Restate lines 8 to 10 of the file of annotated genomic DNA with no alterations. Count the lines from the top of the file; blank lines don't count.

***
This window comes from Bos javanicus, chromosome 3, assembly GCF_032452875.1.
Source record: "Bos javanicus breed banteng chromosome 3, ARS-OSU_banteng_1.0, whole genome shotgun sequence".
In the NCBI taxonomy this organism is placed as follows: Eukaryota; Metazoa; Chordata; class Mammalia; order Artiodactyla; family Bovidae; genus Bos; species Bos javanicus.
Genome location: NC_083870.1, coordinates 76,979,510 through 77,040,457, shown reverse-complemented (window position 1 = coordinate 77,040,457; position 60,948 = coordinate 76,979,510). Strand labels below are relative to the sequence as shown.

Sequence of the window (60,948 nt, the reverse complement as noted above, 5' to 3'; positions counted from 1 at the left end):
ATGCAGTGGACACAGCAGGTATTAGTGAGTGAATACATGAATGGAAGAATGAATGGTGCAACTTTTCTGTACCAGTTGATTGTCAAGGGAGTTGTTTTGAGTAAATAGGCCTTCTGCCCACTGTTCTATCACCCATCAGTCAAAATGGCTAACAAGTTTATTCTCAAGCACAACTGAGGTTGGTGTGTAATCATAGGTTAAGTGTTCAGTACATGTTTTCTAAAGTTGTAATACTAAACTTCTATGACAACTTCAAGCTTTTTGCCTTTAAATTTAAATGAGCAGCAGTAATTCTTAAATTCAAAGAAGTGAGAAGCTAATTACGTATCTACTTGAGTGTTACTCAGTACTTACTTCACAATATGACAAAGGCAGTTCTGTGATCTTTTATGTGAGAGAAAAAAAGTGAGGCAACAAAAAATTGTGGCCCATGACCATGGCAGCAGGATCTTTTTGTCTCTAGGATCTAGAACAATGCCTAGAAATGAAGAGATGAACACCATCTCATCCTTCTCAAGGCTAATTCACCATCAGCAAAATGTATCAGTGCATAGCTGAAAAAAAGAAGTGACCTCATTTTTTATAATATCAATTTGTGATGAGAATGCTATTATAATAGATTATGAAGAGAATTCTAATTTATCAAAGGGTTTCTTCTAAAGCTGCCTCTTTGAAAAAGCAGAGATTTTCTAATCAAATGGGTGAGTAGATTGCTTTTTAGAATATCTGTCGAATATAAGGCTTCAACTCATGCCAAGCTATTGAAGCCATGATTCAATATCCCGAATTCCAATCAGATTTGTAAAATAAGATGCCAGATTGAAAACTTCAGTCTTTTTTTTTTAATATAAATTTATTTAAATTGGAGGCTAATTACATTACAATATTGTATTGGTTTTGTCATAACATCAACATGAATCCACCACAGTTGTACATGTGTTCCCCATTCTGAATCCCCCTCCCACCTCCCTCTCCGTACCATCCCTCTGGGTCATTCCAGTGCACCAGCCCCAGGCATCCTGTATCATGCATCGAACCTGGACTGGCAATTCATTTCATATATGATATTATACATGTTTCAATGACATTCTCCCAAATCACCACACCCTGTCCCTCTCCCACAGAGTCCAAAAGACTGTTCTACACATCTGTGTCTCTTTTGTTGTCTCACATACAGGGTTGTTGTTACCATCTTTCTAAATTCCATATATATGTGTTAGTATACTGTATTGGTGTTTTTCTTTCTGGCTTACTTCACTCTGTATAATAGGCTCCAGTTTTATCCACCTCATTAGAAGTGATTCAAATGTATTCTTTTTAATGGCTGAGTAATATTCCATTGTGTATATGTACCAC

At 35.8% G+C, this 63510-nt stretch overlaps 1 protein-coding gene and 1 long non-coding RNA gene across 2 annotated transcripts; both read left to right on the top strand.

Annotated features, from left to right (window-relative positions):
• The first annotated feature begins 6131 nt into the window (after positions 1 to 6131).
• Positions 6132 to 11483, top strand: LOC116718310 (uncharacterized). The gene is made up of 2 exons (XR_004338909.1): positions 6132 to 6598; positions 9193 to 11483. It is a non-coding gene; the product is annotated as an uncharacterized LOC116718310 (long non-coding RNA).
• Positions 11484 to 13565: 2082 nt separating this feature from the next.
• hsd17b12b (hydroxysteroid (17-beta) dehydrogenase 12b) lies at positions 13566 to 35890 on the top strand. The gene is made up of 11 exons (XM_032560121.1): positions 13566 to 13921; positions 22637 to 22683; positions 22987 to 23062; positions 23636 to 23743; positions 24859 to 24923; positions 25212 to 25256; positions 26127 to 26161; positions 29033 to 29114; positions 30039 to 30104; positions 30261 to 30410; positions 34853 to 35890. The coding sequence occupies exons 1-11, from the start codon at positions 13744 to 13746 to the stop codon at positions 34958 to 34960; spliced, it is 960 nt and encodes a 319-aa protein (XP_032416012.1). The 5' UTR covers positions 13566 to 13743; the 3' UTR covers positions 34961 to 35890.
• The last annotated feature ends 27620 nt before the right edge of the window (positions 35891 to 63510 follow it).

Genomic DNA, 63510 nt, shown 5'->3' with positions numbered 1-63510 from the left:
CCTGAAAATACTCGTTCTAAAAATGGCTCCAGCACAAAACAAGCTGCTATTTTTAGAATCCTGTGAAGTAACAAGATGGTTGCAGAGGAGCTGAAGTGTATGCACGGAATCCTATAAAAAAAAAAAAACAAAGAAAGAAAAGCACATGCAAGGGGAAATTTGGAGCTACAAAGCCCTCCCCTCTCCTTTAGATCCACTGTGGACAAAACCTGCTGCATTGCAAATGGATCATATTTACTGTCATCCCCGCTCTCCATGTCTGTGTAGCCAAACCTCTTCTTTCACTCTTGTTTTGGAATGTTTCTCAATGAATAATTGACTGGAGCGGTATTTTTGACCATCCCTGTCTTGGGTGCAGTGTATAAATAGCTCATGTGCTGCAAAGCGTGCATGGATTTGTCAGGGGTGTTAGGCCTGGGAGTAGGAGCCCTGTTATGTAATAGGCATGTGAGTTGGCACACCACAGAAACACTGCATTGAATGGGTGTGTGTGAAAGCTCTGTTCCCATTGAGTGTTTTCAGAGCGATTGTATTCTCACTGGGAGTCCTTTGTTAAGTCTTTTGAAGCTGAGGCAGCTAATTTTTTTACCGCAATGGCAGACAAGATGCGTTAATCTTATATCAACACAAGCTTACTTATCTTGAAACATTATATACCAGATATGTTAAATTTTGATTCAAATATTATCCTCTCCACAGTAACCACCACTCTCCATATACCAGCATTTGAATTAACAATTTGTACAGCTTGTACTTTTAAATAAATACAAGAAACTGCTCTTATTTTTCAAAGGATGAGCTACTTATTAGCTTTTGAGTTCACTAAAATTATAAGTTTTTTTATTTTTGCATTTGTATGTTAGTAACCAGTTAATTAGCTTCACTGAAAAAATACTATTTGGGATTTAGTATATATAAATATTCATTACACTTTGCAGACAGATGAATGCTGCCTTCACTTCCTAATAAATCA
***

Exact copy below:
Annotated features, from left to right (window-relative positions):
• The first annotated feature begins 6131 nt into the window (after positions 1 to 6131).
• Positions 6132 to 11483, top strand: LOC116718310 (uncharacterized). The gene is made up of 2 exons (XR_004338909.1): positions 6132 to 6598; positions 9193 to 11483. It is a non-coding gene; the product is annotated as an uncharacterized LOC116718310 (long non-coding RNA).